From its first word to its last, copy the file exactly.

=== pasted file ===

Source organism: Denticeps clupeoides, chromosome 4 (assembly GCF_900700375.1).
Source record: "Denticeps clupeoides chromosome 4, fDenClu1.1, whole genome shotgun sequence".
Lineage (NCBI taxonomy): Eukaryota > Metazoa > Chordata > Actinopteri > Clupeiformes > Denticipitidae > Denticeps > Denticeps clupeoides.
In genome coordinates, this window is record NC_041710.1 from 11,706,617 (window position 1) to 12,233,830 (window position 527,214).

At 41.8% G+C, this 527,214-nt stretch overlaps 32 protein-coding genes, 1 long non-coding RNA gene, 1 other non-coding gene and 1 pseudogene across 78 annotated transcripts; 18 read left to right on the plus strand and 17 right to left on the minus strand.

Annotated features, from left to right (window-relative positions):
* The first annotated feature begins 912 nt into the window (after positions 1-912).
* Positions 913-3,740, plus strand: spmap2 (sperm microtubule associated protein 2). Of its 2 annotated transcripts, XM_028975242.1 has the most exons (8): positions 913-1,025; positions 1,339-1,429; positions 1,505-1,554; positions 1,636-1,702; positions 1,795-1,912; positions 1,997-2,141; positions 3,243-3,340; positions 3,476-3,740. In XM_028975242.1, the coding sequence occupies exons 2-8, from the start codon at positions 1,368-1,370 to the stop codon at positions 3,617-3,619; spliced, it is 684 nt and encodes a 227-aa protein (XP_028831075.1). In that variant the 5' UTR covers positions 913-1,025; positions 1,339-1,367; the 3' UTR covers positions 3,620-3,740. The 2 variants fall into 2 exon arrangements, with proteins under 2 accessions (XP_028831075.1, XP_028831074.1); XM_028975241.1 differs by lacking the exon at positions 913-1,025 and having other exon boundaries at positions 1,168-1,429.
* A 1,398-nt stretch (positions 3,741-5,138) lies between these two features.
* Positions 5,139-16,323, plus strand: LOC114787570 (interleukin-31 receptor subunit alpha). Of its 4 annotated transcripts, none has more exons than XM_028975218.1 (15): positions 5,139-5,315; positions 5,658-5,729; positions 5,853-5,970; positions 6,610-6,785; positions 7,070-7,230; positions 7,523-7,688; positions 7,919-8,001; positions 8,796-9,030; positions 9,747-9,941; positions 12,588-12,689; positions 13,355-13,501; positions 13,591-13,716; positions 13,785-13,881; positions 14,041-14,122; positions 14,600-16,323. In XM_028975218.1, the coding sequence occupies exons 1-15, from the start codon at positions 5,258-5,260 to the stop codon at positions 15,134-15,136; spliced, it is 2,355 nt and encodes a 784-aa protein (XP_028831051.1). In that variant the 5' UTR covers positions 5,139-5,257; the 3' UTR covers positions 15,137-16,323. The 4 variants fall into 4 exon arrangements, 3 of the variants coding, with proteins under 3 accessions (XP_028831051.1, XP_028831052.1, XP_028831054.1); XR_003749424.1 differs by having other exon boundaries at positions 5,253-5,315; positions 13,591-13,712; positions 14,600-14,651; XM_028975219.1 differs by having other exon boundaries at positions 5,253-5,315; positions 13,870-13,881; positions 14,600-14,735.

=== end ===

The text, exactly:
Source organism: Denticeps clupeoides, chromosome 4 (assembly GCF_900700375.1).
Source record: "Denticeps clupeoides chromosome 4, fDenClu1.1, whole genome shotgun sequence".
Lineage (NCBI taxonomy): Eukaryota > Metazoa > Chordata > Actinopteri > Clupeiformes > Denticipitidae > Denticeps > Denticeps clupeoides.
In genome coordinates, this window is record NC_041710.1 from 11,706,617 (window position 1) to 12,233,830 (window position 527,214).

At 41.8% G+C, this 527,214-nt stretch overlaps 32 protein-coding genes, 1 long non-coding RNA gene, 1 other non-coding gene and 1 pseudogene across 78 annotated transcripts; 18 read left to right on the plus strand and 17 right to left on the minus strand.

Annotated features, from left to right (window-relative positions):
* The first annotated feature begins 912 nt into the window (after positions 1-912).
* Positions 913-3,740, plus strand: spmap2 (sperm microtubule associated protein 2). Of its 2 annotated transcripts, XM_028975242.1 has the most exons (8): positions 913-1,025; positions 1,339-1,429; positions 1,505-1,554; positions 1,636-1,702; positions 1,795-1,912; positions 1,997-2,141; positions 3,243-3,340; positions 3,476-3,740. In XM_028975242.1, the coding sequence occupies exons 2-8, from the start codon at positions 1,368-1,370 to the stop codon at positions 3,617-3,619; spliced, it is 684 nt and encodes a 227-aa protein (XP_028831075.1). In that variant the 5' UTR covers positions 913-1,025; positions 1,339-1,367; the 3' UTR covers positions 3,620-3,740. The 2 variants fall into 2 exon arrangements, with proteins under 2 accessions (XP_028831075.1, XP_028831074.1); XM_028975241.1 differs by lacking the exon at positions 913-1,025 and having other exon boundaries at positions 1,168-1,429.
* A 1,398-nt stretch (positions 3,741-5,138) lies between these two features.
* Positions 5,139-16,323, plus strand: LOC114787570 (interleukin-31 receptor subunit alpha). Of its 4 annotated transcripts, none has more exons than XM_028975218.1 (15): positions 5,139-5,315; positions 5,658-5,729; positions 5,853-5,970; positions 6,610-6,785; positions 7,070-7,230; positions 7,523-7,688; positions 7,919-8,001; positions 8,796-9,030; positions 9,747-9,941; positions 12,588-12,689; positions 13,355-13,501; positions 13,591-13,716; positions 13,785-13,881; positions 14,041-14,122; positions 14,600-16,323. In XM_028975218.1, the coding sequence occupies exons 1-15, from the start codon at positions 5,258-5,260 to the stop codon at positions 15,134-15,136; spliced, it is 2,355 nt and encodes a 784-aa protein (XP_028831051.1). In that variant the 5' UTR covers positions 5,139-5,257; the 3' UTR covers positions 15,137-16,323. The 4 variants fall into 4 exon arrangements, 3 of the variants coding, with proteins under 3 accessions (XP_028831051.1, XP_028831052.1, XP_028831054.1); XR_003749424.1 differs by having other exon boundaries at positions 5,253-5,315; positions 13,591-13,712; positions 14,600-14,651; XM_028975219.1 differs by having other exon boundaries at positions 5,253-5,315; positions 13,870-13,881; positions 14,600-14,735.